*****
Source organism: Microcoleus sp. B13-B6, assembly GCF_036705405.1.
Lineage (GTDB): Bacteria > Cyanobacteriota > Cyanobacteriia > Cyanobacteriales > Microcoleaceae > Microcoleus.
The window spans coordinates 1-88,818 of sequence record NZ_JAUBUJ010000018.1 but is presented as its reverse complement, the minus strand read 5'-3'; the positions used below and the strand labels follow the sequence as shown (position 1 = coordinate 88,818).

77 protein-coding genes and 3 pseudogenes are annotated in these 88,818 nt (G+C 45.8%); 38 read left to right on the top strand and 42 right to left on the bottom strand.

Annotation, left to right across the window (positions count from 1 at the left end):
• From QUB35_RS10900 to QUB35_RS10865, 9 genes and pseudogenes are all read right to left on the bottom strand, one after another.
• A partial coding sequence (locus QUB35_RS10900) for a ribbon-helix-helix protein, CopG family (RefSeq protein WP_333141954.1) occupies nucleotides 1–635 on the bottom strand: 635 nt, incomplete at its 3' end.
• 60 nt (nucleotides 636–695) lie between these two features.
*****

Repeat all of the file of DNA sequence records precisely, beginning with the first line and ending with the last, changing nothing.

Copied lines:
Source organism: Microcoleus sp. B13-B6, assembly GCF_036705405.1.
Lineage (GTDB): Bacteria > Cyanobacteriota > Cyanobacteriia > Cyanobacteriales > Microcoleaceae > Microcoleus.
The window spans coordinates 1-88,818 of sequence record NZ_JAUBUJ010000018.1 but is presented as its reverse complement, the minus strand read 5'-3'; the positions used below and the strand labels follow the sequence as shown (position 1 = coordinate 88,818).

77 protein-coding genes and 3 pseudogenes are annotated in these 88,818 nt (G+C 45.8%); 38 read left to right on the top strand and 42 right to left on the bottom strand.

Annotation, left to right across the window (positions count from 1 at the left end):
• From QUB35_RS10900 to QUB35_RS10865, 9 genes and pseudogenes are all read right to left on the bottom strand, one after another.
• A partial coding sequence (locus QUB35_RS10900) for a ribbon-helix-helix protein, CopG family (RefSeq protein WP_333141954.1) occupies nucleotides 1–635 on the bottom strand: 635 nt, incomplete at its 3' end.
• 60 nt (nucleotides 636–695) lie between these two features.